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90s Slang You Should Know


[flin-tee] /ˈflɪn ti/
adjective, flintier, flintiest.
composed of, containing, or resembling flint, especially in hardness.
unyielding; unmerciful; obdurate:
a flinty heart.
Origin of flinty
First recorded in 1530-40; flint + -y1
Related forms
flintily, adverb
flintiness, noun Unabridged
Based on the Random House Dictionary, © Random House, Inc. 2017.
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Examples from the Web for flinty
Contemporary Examples
Historical Examples
  • Rafael tried to take a bite, but his white young teeth slipped helplessly off the flinty surface.

  • “Under the heart of the flinty hill lies the coal,” he said simply.

    The Bishop of Cottontown John Trotwood Moore
  • They were obliged to travel very fast yesterday, and over a flinty road, and their hoofs are worn and bleeding.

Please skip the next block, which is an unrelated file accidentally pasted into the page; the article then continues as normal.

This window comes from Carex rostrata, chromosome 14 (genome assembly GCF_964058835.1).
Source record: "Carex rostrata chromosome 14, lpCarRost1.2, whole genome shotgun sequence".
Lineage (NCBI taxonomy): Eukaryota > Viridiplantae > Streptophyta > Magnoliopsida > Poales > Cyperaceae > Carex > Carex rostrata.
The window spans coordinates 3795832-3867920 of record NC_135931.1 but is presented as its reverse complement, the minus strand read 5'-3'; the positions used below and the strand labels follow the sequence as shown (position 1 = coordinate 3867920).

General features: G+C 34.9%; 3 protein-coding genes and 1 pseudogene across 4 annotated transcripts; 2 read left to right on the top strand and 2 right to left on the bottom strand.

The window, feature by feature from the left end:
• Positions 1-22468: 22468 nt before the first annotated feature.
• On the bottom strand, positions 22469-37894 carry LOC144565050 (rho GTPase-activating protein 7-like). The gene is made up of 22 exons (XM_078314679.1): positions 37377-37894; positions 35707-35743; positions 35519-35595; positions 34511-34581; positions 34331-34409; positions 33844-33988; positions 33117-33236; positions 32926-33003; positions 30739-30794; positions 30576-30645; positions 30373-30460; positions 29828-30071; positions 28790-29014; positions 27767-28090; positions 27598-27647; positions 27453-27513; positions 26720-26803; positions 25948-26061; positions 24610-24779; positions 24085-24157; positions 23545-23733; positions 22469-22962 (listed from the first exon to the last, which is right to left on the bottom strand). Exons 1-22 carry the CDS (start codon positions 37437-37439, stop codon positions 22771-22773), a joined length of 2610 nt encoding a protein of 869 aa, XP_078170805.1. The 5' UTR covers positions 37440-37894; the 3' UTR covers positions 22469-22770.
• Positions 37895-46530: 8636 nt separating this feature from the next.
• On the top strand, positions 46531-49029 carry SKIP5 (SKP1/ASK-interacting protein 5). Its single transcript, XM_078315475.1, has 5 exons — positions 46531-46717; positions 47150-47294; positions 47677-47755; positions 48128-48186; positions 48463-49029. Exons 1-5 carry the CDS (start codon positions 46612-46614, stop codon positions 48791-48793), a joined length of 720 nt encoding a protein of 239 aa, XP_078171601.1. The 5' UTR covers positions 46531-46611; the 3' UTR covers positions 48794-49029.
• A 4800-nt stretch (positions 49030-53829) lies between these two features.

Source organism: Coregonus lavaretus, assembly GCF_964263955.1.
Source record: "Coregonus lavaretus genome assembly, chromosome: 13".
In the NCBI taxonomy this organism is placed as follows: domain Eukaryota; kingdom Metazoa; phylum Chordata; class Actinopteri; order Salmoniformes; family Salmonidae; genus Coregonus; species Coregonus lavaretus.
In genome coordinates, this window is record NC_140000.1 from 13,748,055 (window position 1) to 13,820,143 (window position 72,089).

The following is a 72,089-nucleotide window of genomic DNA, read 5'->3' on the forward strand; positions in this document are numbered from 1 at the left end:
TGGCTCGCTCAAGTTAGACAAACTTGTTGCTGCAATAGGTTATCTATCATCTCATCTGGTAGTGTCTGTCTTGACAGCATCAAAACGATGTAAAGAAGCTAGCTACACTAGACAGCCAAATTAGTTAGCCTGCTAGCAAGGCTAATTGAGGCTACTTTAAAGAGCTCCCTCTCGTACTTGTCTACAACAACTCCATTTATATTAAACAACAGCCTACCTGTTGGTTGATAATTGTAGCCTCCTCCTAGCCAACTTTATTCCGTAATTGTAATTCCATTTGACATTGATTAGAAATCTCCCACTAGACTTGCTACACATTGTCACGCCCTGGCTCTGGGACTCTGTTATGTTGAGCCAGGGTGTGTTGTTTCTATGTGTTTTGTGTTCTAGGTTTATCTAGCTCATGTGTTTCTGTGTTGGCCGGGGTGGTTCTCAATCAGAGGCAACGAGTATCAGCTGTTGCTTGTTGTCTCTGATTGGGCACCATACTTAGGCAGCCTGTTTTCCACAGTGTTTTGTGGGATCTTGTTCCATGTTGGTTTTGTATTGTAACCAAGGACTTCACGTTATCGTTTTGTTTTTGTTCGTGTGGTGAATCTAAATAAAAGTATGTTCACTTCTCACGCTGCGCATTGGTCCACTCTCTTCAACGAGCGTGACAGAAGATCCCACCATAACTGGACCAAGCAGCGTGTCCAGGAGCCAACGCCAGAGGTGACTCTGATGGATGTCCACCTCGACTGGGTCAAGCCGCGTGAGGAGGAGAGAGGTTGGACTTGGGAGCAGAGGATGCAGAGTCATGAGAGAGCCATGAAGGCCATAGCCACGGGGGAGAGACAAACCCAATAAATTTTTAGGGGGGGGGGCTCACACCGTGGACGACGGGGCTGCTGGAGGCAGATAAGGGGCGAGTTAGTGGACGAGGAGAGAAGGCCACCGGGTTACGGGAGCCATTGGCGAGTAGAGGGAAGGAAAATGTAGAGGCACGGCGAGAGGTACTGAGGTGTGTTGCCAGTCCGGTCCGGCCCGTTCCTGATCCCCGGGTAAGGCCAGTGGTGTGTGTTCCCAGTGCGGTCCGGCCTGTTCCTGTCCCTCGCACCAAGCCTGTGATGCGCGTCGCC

Captured by the Navajos Charles A. Curtis
  • Others go in, but I beat against its flinty portals with hands that bleed.

    The Trail of '98 Robert W. Service
  • With a three-ton Burden on his aching Shoulders, he staggered up the flinty Incline.

    Ade's Fables George Ade
British Dictionary definitions for flinty


adjective flintier, flintiest
of, relating to, or resembling flint
hard or cruel; obdurate; unyielding
Derived Forms
flintily, adverb
flintiness, noun
Collins English Dictionary - Complete & Unabridged 2012 Digital Edition
© William Collins Sons & Co. Ltd. 1979, 1986 © HarperCollins
Publishers 1998, 2000, 2003, 2005, 2006, 2007, 2009, 2012
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Word Origin and History for flinty

"hard-hearted," 1530s, from flint + -y (2). Literal sense of "resembling flint" is from 1640s. Related: Flintily; flintiness.

Online Etymology Dictionary, © 2010 Douglas Harper
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